A lighthearted look at biosequestration
A semi-recent issue of High Country News carried a feature on the deep-rock carbon sequestration potential in the northwestern U.S.: it’s maybe possible to inject CO2 captured from power plants into the basalt that underlies the region, producing inert calcium carbonate. If so, there’s apparently enough basalt to capture centuries of the region’s carbon emissions.
It’s safe to say the research has its doubters. And carbon sequestration in general deserves the hairy eyeball: even if proven both ecologically and geologically viable and economically feasible, if it leads to the continued destruction of Appalachia and vast tracts of the West for coal, count me out.
Elsewhere, a study’s findings added to the body of evidence that shellfish, like clams, oysters, and mussels (oh, and plankton, crustaceans, and corals), will start growing more slowly or dissolving altogether due to anthropogenic ocean acidification (from all of the excess CO2 we produce that goes into oceanic solution), which would dissolve their shells. Fewer/smaller/weaker shellfish would have economic effects, but also much greater impacts on marine life: they’re an important food source for everything from fish to whales and birds.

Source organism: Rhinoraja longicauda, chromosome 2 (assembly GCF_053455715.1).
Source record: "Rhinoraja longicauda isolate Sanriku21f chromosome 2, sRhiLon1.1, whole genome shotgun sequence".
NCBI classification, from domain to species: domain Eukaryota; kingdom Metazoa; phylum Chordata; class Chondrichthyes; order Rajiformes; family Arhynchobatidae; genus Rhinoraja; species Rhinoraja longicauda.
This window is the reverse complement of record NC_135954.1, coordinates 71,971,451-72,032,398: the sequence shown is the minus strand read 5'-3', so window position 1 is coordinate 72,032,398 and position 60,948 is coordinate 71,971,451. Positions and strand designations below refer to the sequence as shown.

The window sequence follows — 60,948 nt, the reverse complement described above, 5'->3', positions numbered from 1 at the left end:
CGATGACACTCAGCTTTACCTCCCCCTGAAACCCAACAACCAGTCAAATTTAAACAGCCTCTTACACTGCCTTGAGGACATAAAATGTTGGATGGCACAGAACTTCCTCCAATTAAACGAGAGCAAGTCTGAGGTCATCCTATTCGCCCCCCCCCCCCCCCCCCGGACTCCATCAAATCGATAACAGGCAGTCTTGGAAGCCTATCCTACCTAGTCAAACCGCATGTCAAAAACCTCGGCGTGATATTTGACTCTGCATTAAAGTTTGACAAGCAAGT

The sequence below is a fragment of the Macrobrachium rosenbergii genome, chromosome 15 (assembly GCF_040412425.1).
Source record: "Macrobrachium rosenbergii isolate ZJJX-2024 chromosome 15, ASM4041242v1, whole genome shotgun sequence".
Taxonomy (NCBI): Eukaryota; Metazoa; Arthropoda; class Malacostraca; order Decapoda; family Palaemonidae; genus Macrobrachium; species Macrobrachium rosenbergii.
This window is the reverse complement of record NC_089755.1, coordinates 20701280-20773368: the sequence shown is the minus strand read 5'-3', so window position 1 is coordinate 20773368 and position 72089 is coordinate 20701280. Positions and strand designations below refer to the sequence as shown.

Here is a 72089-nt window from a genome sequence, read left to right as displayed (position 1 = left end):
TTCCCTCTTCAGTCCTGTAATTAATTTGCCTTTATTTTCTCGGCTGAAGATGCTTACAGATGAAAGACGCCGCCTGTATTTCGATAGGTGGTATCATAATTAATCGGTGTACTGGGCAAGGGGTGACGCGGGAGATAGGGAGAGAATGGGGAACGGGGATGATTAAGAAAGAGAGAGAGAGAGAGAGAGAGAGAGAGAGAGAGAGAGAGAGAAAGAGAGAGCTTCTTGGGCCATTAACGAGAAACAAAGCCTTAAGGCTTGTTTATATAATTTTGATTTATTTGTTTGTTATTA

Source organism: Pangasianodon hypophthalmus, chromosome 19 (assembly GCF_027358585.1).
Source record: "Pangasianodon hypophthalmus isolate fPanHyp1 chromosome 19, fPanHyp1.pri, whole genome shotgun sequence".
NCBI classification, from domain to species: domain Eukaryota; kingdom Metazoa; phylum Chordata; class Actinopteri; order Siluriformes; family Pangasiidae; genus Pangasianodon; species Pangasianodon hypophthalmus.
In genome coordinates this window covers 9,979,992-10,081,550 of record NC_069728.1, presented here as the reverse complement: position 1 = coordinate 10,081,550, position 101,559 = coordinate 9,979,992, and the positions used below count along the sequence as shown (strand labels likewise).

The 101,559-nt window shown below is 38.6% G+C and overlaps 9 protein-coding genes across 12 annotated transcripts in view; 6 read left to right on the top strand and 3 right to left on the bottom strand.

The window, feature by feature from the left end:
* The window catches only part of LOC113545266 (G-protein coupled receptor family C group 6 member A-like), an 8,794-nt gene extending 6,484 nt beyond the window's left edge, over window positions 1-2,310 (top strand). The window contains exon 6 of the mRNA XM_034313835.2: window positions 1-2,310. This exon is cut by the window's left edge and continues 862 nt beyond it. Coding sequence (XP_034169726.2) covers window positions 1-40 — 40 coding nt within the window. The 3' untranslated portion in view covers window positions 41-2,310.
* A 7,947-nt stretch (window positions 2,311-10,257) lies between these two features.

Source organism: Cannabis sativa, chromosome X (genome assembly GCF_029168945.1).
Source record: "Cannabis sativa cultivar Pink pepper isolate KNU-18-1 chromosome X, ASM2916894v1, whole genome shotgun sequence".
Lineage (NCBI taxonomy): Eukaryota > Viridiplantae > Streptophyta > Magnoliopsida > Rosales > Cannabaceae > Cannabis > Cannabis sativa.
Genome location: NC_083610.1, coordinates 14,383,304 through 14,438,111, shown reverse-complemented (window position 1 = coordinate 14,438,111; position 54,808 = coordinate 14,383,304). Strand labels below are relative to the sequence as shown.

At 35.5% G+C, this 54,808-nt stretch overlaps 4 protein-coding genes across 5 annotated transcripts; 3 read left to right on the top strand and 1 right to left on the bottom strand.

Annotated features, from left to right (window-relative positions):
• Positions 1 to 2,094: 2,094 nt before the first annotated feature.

My point? These critters fix carbon (“biosequestration”) in their shells, so we could start losing an important piece of the ocean’s ability to maintain its natural alkalinity, plus its tendency to sequester carbon, just when they’re most needed.
My disinterested and clear-eyed proposal, then, is increased aquaculture of mollusks in bays, sounds, estuaries, sloughs, etc. We’re already growing tens of millions of pounds of clams alone each year in the U.S., and unlike most other forms of aquaculture, you don’t get the massive energetic losses like with the feeding of fish meal to top-of-the-food-chain finfish.
Clams and company subsist on the soup of microscopic life that paddles by (and in coastal zones near metro areas or fertilizer-laden river mouths rich with an excess of “nutritious effluent,” they’d clean the water of the frequent plankton blooms that can cause dead zones).
And if they’re going to start growing more slowly in an acidic ocean, why, then we’re going to have to start creating a lot more of them if we’re going to witness the survival of such cultural rituals as the clambake.
Once harvested, the shells could be used to create additional ocean bottom substrate for those shellfish-like oysters that need hard surfaces to colonize. Even those folks opposed to eating the critters could understand growing them for ecosystem services alone, and their culture would also result in greater wild stocks of shellfish, due to the natural reproduction and subsequent reseeding of adjacent areas that commonly occurs near the farms.
Whether humanity can grow enough shellfish to slow climate destabilization is certainly a goofball question, but what could be more picturesque, or, um, tasty?